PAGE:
Toward Efficient Hydrogen Production at Surfaces

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Science  02 Jun 2006:
Vol. 312, Issue 5778, pp. 1322-1323
DOI: 10.1126/science.1127180

Hydrogen is considered by many to be a promising energy currency, particularly for the transportation sector and for mobile devices (1). The combustion of hydrogen yields water as its only waste product, and hydrogen is a perfect fuel for fuel cells. In most hydrogen-producing technologies, a solid surface catalyzes the required chemical reactions. Higher efficiencies require the development of better catalysts. Recent studies have raised hopes that combined computational and experimental surface studies can aid the design of new catalysts.

To realize a hydrogen-based fuel economy, hydrogen must be produced in an efficient and sustainable manner. Today, most hydrogen is produced from fossil resources by steam reforming, a process in which steam reacts with hydrocarbons in the presence of a metal-based catalyst. Sustainable alternatives include biological or catalytic degradation of biomass and electrochemical or photochemical splitting of water. But irrespective of how the hydrogen is produced, the process is endothermic and requires a considerable amount of energy input.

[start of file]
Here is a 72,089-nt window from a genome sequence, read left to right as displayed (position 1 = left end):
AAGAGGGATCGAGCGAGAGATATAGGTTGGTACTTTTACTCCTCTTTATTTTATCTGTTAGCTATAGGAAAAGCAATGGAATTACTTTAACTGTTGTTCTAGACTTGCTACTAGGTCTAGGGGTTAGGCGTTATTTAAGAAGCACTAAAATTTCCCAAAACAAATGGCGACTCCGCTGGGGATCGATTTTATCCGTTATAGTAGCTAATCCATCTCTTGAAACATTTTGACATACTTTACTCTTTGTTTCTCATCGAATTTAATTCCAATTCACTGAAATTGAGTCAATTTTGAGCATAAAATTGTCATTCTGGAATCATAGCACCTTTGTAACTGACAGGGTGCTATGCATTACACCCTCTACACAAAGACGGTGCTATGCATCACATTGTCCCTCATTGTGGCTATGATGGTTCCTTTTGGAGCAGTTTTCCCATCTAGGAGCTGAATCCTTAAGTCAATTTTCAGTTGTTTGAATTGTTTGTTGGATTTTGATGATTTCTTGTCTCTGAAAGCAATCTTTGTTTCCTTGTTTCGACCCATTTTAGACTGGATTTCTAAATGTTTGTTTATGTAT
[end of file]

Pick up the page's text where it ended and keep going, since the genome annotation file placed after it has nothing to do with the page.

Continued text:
In most steam-reforming processes, this energy is provided as heat (2), whereas water splitting is usually performed electrochemically or photochemically (3). These processes require bonds to be broken and new bonds to be made, chemical transformations that are activated and typically catalyzed by solid surfaces. Today, the development and optimization of catalytic surfaces is usually based on an intuitive trial-anderror approach. Rational catalyst development strategies would be greatly facilitated by an improved molecular-level knowledge of how chemical reactions proceed on solid surfaces. Recently, new detailed insights have been provided by density functional theory calculations.

Industrial steam reforming of natural gas—that is, CH4 + 2H2O → CO2 + 4H2—is conducted with nickel catalysts at temperatures of ∼800 °C and provides a convenient and cost-effective method for hydrogen production. Ideally, four hydrogen molecules are formed per methane molecule when the methane reacts with water. Today, compact hydrogen-production facilities with capacities of more than 250,000 m3 H2 per hour can be designed (2).